Send Me Balance

“By your stumbling, the world is perfected.”

–Sri Aurobindo

I twisted my ankle the other night and have been peevish about it all week. I spent every day with my foot propped up, working long hours at the computer, drinking an extra glass of wine at night, mostly skipping exercise, and avoiding the doctor until the end of the week–lured mainly by the prospect of a free crutch and a handicapped parking hangtag. The doctor gave me neither of those. Instead, he signed me up to work with a physical therapist who’d teach me balancing exercises.

I said, “I’m a certified yoga teacher. I know lots of balancing exercises.” He asked me which ones I’d been doing for it so far.


And it all got me thinking about my ego–the ego that kept me from attending my noon yoga class because I was feeling too wonky to do it well, and the ego that kept berating me for being weak and out of shape, and the ego that said I didn’t need to take time to consult a medical professional because I’d heal on my own (even though I was doing nothing to help myself heal).

I started reflecting on what the injury might have to teach me, which inspired me to consult my favorite oracle: the San Francisco Museum of Modern Art “send me” query–you text the number 572-51 with a request that begins “send me” and it responds with an artwork.

I tried “send me weakness” and it declined my request; I tried “send me stumble” and “send me clumsy” and “send me tripping” and “send me falling” and then “send me imbalance” and finally this:

SFMOMA send me balance

So this is what it’s about, really.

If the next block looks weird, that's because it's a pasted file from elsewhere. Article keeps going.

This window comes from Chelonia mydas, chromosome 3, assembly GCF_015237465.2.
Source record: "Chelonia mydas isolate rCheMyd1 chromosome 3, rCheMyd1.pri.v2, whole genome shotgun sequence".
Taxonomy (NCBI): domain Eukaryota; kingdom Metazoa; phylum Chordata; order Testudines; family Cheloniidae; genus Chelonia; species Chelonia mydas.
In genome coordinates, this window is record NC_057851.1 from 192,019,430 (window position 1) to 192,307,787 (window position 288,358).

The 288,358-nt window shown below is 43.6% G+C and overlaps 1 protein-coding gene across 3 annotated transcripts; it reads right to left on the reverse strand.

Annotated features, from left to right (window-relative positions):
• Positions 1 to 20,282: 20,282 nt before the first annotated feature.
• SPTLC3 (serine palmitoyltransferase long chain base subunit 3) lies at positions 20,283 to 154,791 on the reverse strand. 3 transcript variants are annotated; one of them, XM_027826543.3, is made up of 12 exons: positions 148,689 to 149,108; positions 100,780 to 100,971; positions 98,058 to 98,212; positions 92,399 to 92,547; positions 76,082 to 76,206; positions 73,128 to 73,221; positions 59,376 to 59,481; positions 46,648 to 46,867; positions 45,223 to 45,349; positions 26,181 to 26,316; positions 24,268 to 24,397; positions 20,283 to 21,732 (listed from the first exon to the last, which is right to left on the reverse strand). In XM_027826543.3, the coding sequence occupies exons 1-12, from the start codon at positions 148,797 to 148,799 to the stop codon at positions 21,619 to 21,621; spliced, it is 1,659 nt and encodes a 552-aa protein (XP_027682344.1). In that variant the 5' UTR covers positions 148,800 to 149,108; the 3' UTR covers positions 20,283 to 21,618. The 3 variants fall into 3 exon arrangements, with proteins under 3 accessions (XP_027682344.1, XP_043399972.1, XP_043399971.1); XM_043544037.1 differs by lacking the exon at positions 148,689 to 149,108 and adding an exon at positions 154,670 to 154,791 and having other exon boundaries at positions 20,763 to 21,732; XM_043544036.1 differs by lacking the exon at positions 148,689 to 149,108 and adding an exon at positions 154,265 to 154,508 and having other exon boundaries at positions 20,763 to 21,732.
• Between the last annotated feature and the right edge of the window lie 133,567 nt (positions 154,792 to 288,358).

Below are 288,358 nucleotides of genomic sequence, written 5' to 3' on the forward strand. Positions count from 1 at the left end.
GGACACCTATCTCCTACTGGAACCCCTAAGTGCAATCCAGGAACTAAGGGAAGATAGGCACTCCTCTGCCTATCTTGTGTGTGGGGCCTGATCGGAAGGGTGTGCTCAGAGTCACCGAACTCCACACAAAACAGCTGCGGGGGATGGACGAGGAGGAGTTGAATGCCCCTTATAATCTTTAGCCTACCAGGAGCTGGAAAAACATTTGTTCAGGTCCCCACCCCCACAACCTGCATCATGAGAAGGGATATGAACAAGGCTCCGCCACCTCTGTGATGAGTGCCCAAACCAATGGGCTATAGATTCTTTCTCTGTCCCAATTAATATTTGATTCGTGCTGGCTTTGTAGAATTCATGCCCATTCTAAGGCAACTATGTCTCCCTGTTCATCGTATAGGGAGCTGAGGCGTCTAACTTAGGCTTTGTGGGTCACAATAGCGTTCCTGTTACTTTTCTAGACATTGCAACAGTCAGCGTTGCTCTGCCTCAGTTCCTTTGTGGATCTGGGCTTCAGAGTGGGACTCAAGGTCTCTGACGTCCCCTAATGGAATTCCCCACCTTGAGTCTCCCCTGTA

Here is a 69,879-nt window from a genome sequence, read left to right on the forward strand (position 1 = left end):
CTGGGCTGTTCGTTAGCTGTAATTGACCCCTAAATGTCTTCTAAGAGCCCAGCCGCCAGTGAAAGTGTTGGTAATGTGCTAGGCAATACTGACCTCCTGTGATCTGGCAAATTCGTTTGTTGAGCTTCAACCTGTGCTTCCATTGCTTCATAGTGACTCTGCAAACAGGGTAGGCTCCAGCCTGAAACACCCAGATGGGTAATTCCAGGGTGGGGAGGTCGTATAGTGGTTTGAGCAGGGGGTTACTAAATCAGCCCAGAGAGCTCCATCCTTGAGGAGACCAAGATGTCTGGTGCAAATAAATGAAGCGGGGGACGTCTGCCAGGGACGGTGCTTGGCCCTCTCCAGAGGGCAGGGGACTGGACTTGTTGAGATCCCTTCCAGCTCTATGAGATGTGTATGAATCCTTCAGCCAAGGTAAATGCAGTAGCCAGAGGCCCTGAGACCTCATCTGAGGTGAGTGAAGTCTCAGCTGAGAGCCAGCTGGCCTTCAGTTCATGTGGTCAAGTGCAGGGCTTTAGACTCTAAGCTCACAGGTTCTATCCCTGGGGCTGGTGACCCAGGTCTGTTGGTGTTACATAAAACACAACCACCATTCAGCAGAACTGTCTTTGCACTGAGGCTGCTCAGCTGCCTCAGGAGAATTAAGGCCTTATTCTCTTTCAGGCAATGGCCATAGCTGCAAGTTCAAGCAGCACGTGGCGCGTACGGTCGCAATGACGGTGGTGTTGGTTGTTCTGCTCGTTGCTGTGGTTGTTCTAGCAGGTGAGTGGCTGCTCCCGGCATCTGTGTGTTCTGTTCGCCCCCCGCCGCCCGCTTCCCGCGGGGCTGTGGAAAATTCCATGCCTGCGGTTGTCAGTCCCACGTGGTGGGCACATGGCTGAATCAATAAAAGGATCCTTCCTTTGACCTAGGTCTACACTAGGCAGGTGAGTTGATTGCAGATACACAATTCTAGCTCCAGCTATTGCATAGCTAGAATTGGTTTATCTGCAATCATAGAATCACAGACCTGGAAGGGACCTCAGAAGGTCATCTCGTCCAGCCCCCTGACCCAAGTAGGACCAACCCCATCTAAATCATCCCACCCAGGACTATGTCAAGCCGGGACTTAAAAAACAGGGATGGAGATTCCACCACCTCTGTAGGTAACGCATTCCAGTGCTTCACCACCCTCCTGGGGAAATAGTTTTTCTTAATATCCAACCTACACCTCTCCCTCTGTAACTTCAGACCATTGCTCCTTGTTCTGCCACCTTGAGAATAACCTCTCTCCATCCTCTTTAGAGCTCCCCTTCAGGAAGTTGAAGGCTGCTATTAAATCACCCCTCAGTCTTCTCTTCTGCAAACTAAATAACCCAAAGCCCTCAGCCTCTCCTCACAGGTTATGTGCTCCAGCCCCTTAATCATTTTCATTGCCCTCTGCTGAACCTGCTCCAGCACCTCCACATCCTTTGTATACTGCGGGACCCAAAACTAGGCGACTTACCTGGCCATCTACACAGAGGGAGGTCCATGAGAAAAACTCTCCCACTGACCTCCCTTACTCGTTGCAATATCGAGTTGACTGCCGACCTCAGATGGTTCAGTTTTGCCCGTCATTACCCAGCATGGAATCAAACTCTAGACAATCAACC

The gift of a minor injury, especially during a hectic time, is the way it slows you down and forces you to pay attention to the present moment and to parts of yourself that you’ve been taking for granted.

So my ankle says it’s once again time to practice standing. To start my day honoring the fact that I can.

I’m putting together a short sequence of standing poses that I can do first thing in the morning and whenever I enter a private space to work or think.

It begins with a dynamic version of mountain pose that I learned from Baxter Bell:

Therapeutic Variation of Mountain Pose (Tadasana)

  • Stand with feet parallel, hip distance apart, hands at your sides with fingers extended and awake.
  • Evenly distribute your weight on each foot.
  • Spread your toes and feel all parts of your feet rooting into the ground.
  • Find a focal point to help you balance during this pose.
  • Inhale and elevate slowly to the balls of your feet, raising your arms overhead.
  • Exhale as you slowly descend, lowering your arms to your sides.
  • Repeat six times, mindfully.

Dancers recognize this as a simple releve. As with so many things I did as a young dancer, I’m relearning the movement with new intentions. The yoga of this pose is its present-mindedness, its opportunity to practice gratitude and self-awareness for and in balance. My ankle injury is making me feel those things more acutely. Just in time for a new year of being.

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